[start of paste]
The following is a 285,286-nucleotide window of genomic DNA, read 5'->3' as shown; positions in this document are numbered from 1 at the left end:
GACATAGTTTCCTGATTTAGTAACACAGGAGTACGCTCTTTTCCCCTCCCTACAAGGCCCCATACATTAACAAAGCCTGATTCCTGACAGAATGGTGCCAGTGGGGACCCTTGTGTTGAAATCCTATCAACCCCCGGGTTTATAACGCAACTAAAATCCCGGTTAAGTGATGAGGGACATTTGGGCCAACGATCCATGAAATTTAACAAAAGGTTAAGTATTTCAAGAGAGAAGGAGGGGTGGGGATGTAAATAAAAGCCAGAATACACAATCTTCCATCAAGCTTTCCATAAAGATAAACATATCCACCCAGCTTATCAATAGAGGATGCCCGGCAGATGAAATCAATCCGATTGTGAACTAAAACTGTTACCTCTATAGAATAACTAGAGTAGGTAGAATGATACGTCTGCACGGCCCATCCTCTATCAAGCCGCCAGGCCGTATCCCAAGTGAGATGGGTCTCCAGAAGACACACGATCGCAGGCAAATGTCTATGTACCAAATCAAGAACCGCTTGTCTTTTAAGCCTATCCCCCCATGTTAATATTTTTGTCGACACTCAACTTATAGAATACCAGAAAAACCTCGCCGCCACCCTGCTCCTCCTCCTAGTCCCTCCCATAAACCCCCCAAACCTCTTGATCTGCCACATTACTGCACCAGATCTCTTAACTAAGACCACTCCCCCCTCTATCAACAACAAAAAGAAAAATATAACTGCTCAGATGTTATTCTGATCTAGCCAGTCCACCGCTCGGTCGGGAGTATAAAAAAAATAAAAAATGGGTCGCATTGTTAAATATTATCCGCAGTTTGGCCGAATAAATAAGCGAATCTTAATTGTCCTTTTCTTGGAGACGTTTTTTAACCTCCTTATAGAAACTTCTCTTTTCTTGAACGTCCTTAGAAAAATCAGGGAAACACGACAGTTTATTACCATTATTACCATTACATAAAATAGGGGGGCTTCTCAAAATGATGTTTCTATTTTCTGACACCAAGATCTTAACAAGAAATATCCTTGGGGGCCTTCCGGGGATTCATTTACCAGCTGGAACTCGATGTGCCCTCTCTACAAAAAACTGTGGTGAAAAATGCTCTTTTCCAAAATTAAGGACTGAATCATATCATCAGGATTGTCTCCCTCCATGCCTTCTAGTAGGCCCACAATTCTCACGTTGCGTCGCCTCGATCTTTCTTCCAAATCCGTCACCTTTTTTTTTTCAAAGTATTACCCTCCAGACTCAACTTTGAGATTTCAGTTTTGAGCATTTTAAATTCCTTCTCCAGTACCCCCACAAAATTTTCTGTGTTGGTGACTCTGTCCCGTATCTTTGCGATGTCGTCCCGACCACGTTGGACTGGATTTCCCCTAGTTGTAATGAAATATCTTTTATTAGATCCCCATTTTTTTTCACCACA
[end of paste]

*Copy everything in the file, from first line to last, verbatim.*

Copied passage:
The following is a 285,286-nucleotide window of genomic DNA, read 5'->3' as shown; positions in this document are numbered from 1 at the left end:
GACATAGTTTCCTGATTTAGTAACACAGGAGTACGCTCTTTTCCCCTCCCTACAAGGCCCCATACATTAACAAAGCCTGATTCCTGACAGAATGGTGCCAGTGGGGACCCTTGTGTTGAAATCCTATCAACCCCCGGGTTTATAACGCAACTAAAATCCCGGTTAAGTGATGAGGGACATTTGGGCCAACGATCCATGAAATTTAACAAAAGGTTAAGTATTTCAAGAGAGAAGGAGGGGTGGGGATGTAAATAAAAGCCAGAATACACAATCTTCCATCAAGCTTTCCATAAAGATAAACATATCCACCCAGCTTATCAATAGAGGATGCCCGGCAGATGAAATCAATCCGATTGTGAACTAAAACTGTTACCTCTATAGAATAACTAGAGTAGGTAGAATGATACGTCTGCACGGCCCATCCTCTATCAAGCCGCCAGGCCGTATCCCAAGTGAGATGGGTCTCCAGAAGACACACGATCGCAGGCAAATGTCTATGTACCAAATCAAGAACCGCTTGTCTTTTAAGCCTATCCCCCCATGTTAATATTTTTGTCGACACTCAACTTATAGAATACCAGAAAAACCTCGCCGCCACCCTGCTCCTCCTCCTAGTCCCTCCCATAAACCCCCCAAACCTCTTGATCTGCCACATTACTGCACCAGATCTCTTAACTAAGACCACTCCCCCCTCTATCAACAACAAAAAGAAAAATATAACTGCTCAGATGTTATTCTGATCTAGCCAGTCCACCGCTCGGTCGGGAGTATAAAAAAAATAAAAAATGGGTCGCATTGTTAAATATTATCCGCAGTTTGGCCGAATAAATAAGCGAATCTTAATTGTCCTTTTCTTGGAGACGTTTTTTAACCTCCTTATAGAAACTTCTCTTTTCTTGAACGTCCTTAGAAAAATCAGGGAAACACGACAGTTTATTACCATTATTACCATTACATAAAATAGGGGGGCTTCTCAAAATGATGTTTCTATTTTCTGACACCAAGATCTTAACAAGAAATATCCTTGGGGGCCTTCCGGGGATTCATTTACCAGCTGGAACTCGATGTGCCCTCTCTACAAAAAACTGTGGTGAAAAATGCTCTTTTCCAAAATTAAGGACTGAATCATATCATCAGGATTGTCTCCCTCCATGCCTTCTAGTAGGCCCACAATTCTCACGTTGCGTCGCCTCGATCTTTCTTCCAAATCCGTCACCTTTTTTTTTTCAAAGTATTACCCTCCAGACTCAACTTTGAGATTTCAGTTTTGAGCATTTTAAATTCCTTCTCCAGTACCCCCACAAAATTTTCTGTGTTGGTGACTCTGTCCCGTATCTTTGCGATGTCGTCCCGACCACGTTGGACTGGATTTCCCCTAGTTGTAATGAAATATCTTTTATTAGATCCCCATTTTTTTTCACCACA